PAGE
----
As gossip spreads through the docks, coffee shops, parlours and brothels, everyone wants to see Mr Hancock’s marvel. Its arrival spins him out of his ordinary existence and through the doors of high society. At an opulent party, he makes the acquaintance of Angelica Neal, the most desirable woman he has ever laid eyes on… and a courtesan of great accomplishment. This meeting will steer both their lives onto a dangerous new course, on which they will learn that priceless things come at the greatest cost.

Where will their ambitions lead? And will they be able to escape the destructive power mermaids are said to possess?

In this spell-binding story of curiosity and obsession, Imogen Hermes Gowar has created an unforgettable jewel of a novel, filled to the brim with intelligence, heart and wit.

The Ministry of Utmost Unhappiness by Arundhati Roy

Arundhati Roy

photo credit: Austen Soofi

The Ministry of Utmost Happiness takes us on a journey of many years – the story spooling outwards from the cramped neighbourhoods of Old Delhi into the burgeoning new metropolis and beyond; to the Valley of Kashmir and the forests of Central India; where war is peace and peace is war, and where, from time to time, ‘normalcy’ is declared.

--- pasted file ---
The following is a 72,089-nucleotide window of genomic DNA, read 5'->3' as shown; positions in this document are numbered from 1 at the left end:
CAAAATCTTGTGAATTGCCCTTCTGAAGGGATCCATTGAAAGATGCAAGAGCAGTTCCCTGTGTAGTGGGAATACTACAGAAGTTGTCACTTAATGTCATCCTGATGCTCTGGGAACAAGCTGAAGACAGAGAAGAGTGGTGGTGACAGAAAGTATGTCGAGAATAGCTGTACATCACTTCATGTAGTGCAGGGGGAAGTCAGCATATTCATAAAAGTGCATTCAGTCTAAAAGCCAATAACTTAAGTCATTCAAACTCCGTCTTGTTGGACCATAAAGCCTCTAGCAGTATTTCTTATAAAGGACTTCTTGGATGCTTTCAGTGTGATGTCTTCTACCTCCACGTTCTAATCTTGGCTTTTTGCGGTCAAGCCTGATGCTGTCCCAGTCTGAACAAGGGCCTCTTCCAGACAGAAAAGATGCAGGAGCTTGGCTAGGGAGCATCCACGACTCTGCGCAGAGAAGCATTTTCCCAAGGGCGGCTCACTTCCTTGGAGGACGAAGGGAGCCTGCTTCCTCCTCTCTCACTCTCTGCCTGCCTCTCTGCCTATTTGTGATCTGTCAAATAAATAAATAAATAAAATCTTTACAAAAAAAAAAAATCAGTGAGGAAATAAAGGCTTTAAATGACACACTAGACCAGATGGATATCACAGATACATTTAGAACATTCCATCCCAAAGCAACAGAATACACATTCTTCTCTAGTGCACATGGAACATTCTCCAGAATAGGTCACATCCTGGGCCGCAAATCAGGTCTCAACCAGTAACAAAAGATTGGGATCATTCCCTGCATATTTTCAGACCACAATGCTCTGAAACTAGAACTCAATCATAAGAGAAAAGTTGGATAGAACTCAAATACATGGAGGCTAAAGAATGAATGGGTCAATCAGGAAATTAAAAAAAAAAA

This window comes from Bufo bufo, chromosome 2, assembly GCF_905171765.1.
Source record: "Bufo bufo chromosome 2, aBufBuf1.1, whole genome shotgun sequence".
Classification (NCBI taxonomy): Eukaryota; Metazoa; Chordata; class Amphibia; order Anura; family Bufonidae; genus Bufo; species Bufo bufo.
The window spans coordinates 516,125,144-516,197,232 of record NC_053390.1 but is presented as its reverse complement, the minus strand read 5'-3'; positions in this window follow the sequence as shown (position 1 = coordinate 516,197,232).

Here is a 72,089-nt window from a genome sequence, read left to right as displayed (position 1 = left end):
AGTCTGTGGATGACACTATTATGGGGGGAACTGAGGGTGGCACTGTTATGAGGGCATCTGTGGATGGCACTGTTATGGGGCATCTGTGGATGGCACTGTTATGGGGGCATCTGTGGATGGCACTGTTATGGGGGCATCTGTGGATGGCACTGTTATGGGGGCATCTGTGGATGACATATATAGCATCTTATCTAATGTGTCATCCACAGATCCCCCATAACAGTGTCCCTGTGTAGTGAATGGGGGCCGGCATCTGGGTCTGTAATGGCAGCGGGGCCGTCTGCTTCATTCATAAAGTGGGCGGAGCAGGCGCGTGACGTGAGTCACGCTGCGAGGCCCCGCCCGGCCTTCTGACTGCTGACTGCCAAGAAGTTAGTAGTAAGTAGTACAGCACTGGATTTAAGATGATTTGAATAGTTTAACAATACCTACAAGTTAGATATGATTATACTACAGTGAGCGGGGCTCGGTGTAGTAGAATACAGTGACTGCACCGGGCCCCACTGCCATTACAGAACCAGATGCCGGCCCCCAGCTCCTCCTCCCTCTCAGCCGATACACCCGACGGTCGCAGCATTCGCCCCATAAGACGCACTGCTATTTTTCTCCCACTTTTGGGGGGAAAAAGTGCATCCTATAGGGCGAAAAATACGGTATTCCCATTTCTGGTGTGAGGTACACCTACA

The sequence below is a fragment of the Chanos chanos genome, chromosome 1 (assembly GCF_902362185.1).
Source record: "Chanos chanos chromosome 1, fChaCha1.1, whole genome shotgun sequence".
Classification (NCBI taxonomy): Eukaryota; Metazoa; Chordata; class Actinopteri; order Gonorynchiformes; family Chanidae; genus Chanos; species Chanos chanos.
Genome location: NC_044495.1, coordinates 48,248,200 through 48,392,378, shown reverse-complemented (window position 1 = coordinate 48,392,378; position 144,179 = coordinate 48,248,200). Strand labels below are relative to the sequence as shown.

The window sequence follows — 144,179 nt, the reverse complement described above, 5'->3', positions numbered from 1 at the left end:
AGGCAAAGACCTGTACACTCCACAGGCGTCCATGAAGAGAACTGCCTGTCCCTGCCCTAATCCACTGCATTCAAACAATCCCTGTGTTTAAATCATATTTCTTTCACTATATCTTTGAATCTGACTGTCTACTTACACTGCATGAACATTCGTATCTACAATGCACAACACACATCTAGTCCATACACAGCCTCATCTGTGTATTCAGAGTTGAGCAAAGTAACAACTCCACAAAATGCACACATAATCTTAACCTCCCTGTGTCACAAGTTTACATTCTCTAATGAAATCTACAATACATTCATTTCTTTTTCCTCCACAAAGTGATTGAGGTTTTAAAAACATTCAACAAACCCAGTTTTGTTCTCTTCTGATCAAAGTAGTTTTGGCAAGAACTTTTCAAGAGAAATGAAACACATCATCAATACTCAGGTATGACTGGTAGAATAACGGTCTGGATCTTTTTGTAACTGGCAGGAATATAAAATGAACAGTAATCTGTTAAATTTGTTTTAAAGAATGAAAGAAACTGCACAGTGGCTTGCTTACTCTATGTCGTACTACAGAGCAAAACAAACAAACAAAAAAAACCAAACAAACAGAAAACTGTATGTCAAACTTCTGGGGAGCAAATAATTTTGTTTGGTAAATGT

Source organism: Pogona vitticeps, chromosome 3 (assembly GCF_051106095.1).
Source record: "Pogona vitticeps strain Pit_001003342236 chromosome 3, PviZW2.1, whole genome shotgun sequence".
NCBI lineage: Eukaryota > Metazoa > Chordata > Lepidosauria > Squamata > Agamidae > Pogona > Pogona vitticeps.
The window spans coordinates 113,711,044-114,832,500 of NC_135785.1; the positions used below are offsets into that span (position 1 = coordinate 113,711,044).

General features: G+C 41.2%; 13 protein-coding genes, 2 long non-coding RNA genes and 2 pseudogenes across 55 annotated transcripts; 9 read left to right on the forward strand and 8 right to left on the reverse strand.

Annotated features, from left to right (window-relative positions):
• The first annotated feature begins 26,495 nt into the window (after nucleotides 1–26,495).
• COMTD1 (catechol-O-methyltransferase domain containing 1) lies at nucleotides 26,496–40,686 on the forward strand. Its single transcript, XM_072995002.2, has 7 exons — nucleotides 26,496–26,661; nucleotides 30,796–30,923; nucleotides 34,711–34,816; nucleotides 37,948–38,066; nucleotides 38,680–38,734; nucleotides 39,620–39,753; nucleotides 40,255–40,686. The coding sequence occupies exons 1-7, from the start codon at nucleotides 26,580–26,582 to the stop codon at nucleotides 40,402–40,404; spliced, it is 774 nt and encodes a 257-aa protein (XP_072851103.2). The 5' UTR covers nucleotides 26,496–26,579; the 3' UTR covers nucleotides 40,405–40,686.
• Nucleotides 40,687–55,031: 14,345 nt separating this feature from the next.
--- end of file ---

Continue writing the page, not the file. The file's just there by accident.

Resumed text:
Anjum, who used to be Aftab, unrolls a threadbare carpet in a city graveyard that she calls home. A baby appears quite suddenly on a pavement, a little after midnight, in a crib of litter. The enigmatic S. Tilottama is as much of a presence as she is an absence in the lives of the three men who loved her.

The Trick to Time by Kit de Waal

Kit de Waal

photo credit: Sarah Lee

Mona is a young Irish girl in the big city, with the thrill of a new job and a room of her own in a busy boarding house. On her first night out in 1970s Birmingham, she meets William, a charming Irish boy with an easy smile and an open face. They embark upon a passionate affair, a whirlwind marriage – before a sudden tragedy tears them apart.

Decades later, Mona pieces together the memories of the years that separate them. But can she ever learn to love again?

The full longlist for this year’s Women’s Fiction Prize is:

  • H(a)ppy by Nicola Barker (William Heinemann)
  • The Idiot by Elif Batuman (Jonathan Cape)
  • Three Things About Elsie by Joanna Cannon (The Borough Press)
  • Miss Burma by Charmaine Craig (Grove Press)
  • Manhattan Beach by Jennifer Egan (Corsair)
  • The Mermaid and Mrs Hancock by Imogen Hermes Gowar (Harvill Secker)
  • Sight by Jessie Greengrass (John Murray)
  • Eleanor Oliphant is Completely Fine by Gail Honeyman (Harper Collins)
  • When I Hit You: Or, A Portrait of the Writer as a Young Wife by Meena Kandasamy (Atlantic)
  • Elmet by Fiona Mozley (Hodder & Stoughton)
  • The Ministry of Utmost Happiness by Arundhati Roy (Hamish Hamilton)
  • See What I Have Done by Sarah Schmidt (Tinder Press)
  • A Boy in Winter by Rachel Seiffert (Virago)
  • Home Fire by Kamila Shamsie (Bloomsbury)
  • The Trick to Time by Kit de Waal (Viking)
  • Sing, Unburied, Sing by Jesmyn Ward (Bloomsbury Circus)